February 03, 2020
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ODYSSEY OUTCOMES: LDL reduction with alirocumab sustained at 3 years

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Patients who adhered to alirocumab and background statin therapy did not experience any significant diminution in the treatment’s lipid-lowering efficacy after 3 years, according to a research letter published in the Journal of the American College of Cardiology.

From a sample of patients from the ODYSSEY OUTCOMES trial who had all LDL measurements, adhered to alirocumab (Praluent, Sanofi/Regeneron) or placebo and did not change background statin therapy (18.8% of the original cohort), researchers observed sustained LDL lowering associated with alirocumab at 3 years.

Researchers stated that, due to the relative size of this subgroup, generalizability to the broader cohort may be limited.

“In ODYSSEY OUTCOMES, ‘neutralizing’ antidrug antibodies were detected infrequently (0.5% alirocumab, < 0.1% in the placebo group) (Schwartz GG, et al. N Engl J Med 2018;doi:10.1056/NEJMoa1801174.); the current sustained treatment analysis included LDL measurements in patients who had positive titers for anti-alirocumab antibodies,” Shaun G. Goodman, MD, MSc, of the division of cardiology at St Michael’s Hospital, Toronto, and colleagues wrote. “Previous data indicate that the presence of these antibodies rarely accounts for attenuation of LDL lowering (Bays HE, et al. Cardiovasc Drugs Ther. 2018;doi:10.1007/s10557-018-6784-z.); therefore, neutralizing antibodies would be expected to have minimal impact on the LDL levels, as observed in ODYSSEY OUTCOMES.”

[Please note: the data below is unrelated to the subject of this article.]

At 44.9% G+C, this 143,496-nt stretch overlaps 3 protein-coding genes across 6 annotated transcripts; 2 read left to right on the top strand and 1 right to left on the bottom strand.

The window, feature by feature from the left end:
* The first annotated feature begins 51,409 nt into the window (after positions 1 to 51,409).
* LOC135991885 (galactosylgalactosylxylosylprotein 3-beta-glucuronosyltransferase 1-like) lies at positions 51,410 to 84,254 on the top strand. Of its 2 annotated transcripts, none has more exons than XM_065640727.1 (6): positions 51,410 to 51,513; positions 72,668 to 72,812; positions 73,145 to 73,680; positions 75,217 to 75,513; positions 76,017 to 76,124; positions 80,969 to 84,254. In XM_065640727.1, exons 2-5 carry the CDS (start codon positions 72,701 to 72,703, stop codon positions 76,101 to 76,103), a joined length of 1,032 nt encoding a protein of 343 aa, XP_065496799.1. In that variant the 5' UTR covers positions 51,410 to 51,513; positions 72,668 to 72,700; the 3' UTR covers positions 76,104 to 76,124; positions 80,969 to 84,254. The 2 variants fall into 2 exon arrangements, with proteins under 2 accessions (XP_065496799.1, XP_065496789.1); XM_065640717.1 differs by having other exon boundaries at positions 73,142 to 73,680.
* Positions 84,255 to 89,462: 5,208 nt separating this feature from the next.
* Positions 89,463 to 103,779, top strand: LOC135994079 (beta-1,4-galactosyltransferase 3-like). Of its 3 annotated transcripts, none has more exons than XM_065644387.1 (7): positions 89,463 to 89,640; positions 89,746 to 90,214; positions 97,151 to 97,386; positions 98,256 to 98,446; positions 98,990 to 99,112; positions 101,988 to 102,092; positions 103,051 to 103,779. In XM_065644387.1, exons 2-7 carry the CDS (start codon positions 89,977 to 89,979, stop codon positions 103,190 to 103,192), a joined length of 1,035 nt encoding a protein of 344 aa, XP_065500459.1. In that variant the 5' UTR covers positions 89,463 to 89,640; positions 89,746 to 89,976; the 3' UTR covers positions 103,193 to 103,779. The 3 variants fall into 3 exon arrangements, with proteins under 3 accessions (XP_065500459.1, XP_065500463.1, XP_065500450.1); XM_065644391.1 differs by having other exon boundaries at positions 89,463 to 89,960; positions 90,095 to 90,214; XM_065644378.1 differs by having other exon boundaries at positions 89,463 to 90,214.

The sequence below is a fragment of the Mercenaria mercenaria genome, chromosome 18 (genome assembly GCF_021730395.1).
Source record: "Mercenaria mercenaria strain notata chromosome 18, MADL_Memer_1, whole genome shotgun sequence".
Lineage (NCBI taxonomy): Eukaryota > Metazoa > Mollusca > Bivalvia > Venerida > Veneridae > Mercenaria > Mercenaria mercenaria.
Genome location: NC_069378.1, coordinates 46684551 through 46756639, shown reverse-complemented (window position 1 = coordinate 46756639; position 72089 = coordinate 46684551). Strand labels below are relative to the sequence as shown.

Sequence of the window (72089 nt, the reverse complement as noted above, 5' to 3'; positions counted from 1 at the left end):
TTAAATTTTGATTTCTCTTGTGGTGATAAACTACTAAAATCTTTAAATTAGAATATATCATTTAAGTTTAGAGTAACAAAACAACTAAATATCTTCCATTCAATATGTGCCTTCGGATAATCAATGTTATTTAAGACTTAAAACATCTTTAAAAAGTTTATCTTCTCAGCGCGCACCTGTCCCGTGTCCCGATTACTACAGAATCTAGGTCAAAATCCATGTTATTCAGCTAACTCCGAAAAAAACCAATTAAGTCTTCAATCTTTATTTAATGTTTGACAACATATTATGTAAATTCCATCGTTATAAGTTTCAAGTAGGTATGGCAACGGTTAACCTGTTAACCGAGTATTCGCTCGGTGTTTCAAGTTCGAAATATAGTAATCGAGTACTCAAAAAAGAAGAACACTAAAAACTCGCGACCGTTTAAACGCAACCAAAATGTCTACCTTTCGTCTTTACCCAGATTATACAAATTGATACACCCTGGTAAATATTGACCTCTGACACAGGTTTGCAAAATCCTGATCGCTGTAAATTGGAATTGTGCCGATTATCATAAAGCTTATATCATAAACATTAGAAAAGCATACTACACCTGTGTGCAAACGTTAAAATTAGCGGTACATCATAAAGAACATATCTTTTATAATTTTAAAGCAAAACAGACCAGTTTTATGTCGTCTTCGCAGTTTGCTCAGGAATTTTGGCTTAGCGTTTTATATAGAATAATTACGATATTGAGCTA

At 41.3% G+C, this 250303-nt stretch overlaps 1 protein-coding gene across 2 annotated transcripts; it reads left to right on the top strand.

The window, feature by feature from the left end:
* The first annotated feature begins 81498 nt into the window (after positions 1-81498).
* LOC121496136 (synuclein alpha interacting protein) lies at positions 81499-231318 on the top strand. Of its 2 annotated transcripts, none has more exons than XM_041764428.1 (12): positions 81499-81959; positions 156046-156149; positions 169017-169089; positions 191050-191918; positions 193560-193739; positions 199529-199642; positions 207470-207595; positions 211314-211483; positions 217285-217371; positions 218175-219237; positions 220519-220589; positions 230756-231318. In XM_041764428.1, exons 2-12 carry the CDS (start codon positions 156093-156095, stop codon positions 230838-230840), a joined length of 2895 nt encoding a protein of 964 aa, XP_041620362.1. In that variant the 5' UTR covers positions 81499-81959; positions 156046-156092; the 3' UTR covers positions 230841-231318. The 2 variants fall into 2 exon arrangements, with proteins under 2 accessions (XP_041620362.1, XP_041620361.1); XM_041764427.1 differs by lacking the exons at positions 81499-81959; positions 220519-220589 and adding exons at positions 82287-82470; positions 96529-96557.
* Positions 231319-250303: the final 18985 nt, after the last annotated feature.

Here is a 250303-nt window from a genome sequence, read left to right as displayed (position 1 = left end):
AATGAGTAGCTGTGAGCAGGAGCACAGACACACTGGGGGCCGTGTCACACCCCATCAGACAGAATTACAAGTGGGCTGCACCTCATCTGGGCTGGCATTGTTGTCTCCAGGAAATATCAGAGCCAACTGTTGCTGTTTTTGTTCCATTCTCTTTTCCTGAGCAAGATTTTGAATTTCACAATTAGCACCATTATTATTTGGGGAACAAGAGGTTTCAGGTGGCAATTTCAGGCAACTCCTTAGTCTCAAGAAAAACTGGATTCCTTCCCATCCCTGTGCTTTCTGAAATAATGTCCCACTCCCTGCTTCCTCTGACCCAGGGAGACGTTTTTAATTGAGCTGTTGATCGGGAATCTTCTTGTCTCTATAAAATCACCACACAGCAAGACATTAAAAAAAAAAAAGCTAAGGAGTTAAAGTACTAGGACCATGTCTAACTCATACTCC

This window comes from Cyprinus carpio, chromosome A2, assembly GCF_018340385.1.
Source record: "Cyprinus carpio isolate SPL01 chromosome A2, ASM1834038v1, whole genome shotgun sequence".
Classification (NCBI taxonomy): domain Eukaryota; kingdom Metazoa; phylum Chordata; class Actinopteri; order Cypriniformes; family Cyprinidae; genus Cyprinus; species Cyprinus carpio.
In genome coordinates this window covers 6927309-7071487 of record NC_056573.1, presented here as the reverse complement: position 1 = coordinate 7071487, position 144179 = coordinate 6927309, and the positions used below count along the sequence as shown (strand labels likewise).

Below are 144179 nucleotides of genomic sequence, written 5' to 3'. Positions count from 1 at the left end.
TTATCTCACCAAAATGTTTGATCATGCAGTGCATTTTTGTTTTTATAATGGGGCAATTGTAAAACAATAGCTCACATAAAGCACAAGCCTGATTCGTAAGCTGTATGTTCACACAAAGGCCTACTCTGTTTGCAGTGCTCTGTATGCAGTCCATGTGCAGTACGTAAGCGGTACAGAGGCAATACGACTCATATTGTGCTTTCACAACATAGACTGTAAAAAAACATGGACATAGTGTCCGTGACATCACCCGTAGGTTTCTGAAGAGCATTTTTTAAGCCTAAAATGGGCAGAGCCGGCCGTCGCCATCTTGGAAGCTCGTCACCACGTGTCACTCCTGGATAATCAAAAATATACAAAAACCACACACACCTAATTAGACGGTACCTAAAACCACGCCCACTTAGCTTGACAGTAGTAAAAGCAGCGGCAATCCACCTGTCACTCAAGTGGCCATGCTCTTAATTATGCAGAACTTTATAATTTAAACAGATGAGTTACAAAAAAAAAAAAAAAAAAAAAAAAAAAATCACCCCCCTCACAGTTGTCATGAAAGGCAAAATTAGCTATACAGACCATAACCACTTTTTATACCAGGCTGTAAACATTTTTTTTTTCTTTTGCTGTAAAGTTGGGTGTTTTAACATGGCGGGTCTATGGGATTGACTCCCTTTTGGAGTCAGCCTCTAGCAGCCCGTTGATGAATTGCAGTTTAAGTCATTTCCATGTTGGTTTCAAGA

Among all patients treated with alirocumab, including those not in the present analysis, a rise in LDL levels was attributed to study treatment discontinuation (14.2%), protocol-specified blinded substitution of placebo to avoid sustained LDL of more than 15 mg/dL (7.7%) or a reduction in treatment adherence.

“These findings are consistent with previous, shorter-duration trials with alirocumab and indicate no clinically meaningful diminution of its lipid-lowering efficacy over several years,” the researchers wrote. – by Scott Buzby

Disclosures: Goodman reports he has financial ties with multiple pharmaceutical companies, including Regeneron and Sanofi. Please see the study for all other authors’ relevant financial disclosures.